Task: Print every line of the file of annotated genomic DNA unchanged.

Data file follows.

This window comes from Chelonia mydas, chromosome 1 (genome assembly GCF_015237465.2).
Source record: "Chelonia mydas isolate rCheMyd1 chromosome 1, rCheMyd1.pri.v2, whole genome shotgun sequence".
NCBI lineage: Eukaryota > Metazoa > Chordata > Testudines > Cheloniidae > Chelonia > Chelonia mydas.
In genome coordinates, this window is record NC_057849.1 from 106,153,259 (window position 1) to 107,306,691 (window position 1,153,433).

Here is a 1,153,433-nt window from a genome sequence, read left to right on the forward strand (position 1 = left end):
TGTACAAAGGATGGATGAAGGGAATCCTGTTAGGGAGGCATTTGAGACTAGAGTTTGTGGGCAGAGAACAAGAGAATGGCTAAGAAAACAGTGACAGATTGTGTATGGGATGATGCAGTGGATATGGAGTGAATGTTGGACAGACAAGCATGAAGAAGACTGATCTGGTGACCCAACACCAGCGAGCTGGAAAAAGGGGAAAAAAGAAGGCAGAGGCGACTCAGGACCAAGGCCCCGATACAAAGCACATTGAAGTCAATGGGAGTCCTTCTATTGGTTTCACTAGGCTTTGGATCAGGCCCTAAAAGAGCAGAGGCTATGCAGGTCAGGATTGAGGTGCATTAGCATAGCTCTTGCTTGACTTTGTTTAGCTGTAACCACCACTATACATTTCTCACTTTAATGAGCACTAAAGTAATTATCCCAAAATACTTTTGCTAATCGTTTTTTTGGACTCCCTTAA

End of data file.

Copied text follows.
This window comes from Chelonia mydas, chromosome 1 (genome assembly GCF_015237465.2).
Source record: "Chelonia mydas isolate rCheMyd1 chromosome 1, rCheMyd1.pri.v2, whole genome shotgun sequence".
NCBI lineage: Eukaryota > Metazoa > Chordata > Testudines > Cheloniidae > Chelonia > Chelonia mydas.
In genome coordinates, this window is record NC_057849.1 from 106,153,259 (window position 1) to 107,306,691 (window position 1,153,433).

Here is a 1,153,433-nt window from a genome sequence, read left to right on the forward strand (position 1 = left end):
TGTACAAAGGATGGATGAAGGGAATCCTGTTAGGGAGGCATTTGAGACTAGAGTTTGTGGGCAGAGAACAAGAGAATGGCTAAGAAAACAGTGACAGATTGTGTATGGGATGATGCAGTGGATATGGAGTGAATGTTGGACAGACAAGCATGAAGAAGACTGATCTGGTGACCCAACACCAGCGAGCTGGAAAAAGGGGAAAAAAGAAGGCAGAGGCGACTCAGGACCAAGGCCCCGATACAAAGCACATTGAAGTCAATGGGAGTCCTTCTATTGGTTTCACTAGGCTTTGGATCAGGCCCTAAAAGAGCAGAGGCTATGCAGGTCAGGATTGAGGTGCATTAGCATAGCTCTTGCTTGACTTTGTTTAGCTGTAACCACCACTATACATTTCTCACTTTAATGAGCACTAAAGTAATTATCCCAAAATACTTTTGCTAATCGTTTTTTTGGACTCCCTTAA